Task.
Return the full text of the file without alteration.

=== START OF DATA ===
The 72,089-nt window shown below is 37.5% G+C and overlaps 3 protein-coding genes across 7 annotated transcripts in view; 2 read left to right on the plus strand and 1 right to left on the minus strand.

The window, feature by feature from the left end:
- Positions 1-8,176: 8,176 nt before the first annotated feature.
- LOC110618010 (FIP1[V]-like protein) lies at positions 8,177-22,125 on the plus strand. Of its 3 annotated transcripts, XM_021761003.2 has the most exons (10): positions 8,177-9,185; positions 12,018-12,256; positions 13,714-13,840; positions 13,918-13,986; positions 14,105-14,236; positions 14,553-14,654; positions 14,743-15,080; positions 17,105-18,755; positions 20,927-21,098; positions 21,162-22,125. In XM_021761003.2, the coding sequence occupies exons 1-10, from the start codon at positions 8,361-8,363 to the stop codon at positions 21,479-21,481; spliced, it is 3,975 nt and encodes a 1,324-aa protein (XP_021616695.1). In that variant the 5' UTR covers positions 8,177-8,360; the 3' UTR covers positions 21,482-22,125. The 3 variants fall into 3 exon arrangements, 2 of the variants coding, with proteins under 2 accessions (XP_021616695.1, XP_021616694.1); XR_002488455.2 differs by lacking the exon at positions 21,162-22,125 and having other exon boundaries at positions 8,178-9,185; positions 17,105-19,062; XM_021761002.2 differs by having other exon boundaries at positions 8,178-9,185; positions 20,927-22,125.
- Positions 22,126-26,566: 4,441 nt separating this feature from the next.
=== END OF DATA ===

The 72,089-nt window shown below is 37.5% G+C and overlaps 3 protein-coding genes across 7 annotated transcripts in view; 2 read left to right on the plus strand and 1 right to left on the minus strand.

The window, feature by feature from the left end:
- Positions 1-8,176: 8,176 nt before the first annotated feature.
- LOC110618010 (FIP1[V]-like protein) lies at positions 8,177-22,125 on the plus strand. Of its 3 annotated transcripts, XM_021761003.2 has the most exons (10): positions 8,177-9,185; positions 12,018-12,256; positions 13,714-13,840; positions 13,918-13,986; positions 14,105-14,236; positions 14,553-14,654; positions 14,743-15,080; positions 17,105-18,755; positions 20,927-21,098; positions 21,162-22,125. In XM_021761003.2, the coding sequence occupies exons 1-10, from the start codon at positions 8,361-8,363 to the stop codon at positions 21,479-21,481; spliced, it is 3,975 nt and encodes a 1,324-aa protein (XP_021616695.1). In that variant the 5' UTR covers positions 8,177-8,360; the 3' UTR covers positions 21,482-22,125. The 3 variants fall into 3 exon arrangements, 2 of the variants coding, with proteins under 2 accessions (XP_021616695.1, XP_021616694.1); XR_002488455.2 differs by lacking the exon at positions 21,162-22,125 and having other exon boundaries at positions 8,178-9,185; positions 17,105-19,062; XM_021761002.2 differs by having other exon boundaries at positions 8,178-9,185; positions 20,927-22,125.
- Positions 22,126-26,566: 4,441 nt separating this feature from the next.